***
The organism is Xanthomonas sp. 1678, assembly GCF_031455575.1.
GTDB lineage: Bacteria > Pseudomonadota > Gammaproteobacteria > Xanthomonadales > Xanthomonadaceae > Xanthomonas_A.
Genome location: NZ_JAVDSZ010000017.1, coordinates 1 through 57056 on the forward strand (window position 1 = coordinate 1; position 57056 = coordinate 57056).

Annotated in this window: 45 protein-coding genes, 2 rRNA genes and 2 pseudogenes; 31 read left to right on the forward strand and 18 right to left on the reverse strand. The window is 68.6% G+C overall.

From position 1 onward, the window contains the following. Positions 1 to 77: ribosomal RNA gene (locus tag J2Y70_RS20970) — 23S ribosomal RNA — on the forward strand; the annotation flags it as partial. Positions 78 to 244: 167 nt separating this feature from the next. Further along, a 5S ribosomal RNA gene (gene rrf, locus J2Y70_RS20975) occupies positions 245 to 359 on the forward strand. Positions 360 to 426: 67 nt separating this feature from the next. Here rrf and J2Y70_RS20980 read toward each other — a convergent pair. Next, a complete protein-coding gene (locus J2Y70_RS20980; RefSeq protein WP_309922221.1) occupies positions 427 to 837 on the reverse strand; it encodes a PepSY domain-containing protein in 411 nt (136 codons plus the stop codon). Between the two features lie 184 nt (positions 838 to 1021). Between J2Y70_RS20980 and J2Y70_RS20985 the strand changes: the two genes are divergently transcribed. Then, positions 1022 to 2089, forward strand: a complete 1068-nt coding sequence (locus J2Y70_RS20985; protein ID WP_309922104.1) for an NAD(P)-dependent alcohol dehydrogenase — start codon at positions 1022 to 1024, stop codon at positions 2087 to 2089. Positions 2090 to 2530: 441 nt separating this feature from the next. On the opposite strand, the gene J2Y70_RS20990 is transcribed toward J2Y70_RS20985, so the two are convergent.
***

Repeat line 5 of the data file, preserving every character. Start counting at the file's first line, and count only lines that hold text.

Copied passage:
From position 1 onward, the window contains the following. Positions 1 to 77: ribosomal RNA gene (locus tag J2Y70_RS20970) — 23S ribosomal RNA — on the forward strand; the annotation flags it as partial. Positions 78 to 244: 167 nt separating this feature from the next. Further along, a 5S ribosomal RNA gene (gene rrf, locus J2Y70_RS20975) occupies positions 245 to 359 on the forward strand. Positions 360 to 426: 67 nt separating this feature from the next. Here rrf and J2Y70_RS20980 read toward each other — a convergent pair. Next, a complete protein-coding gene (locus J2Y70_RS20980; RefSeq protein WP_309922221.1) occupies positions 427 to 837 on the reverse strand; it encodes a PepSY domain-containing protein in 411 nt (136 codons plus the stop codon). Between the two features lie 184 nt (positions 838 to 1021). Between J2Y70_RS20980 and J2Y70_RS20985 the strand changes: the two genes are divergently transcribed. Then, positions 1022 to 2089, forward strand: a complete 1068-nt coding sequence (locus J2Y70_RS20985; protein ID WP_309922104.1) for an NAD(P)-dependent alcohol dehydrogenase — start codon at positions 1022 to 1024, stop codon at positions 2087 to 2089. Positions 2090 to 2530: 441 nt separating this feature from the next. On the opposite strand, the gene J2Y70_RS20990 is transcribed toward J2Y70_RS20985, so the two are convergent.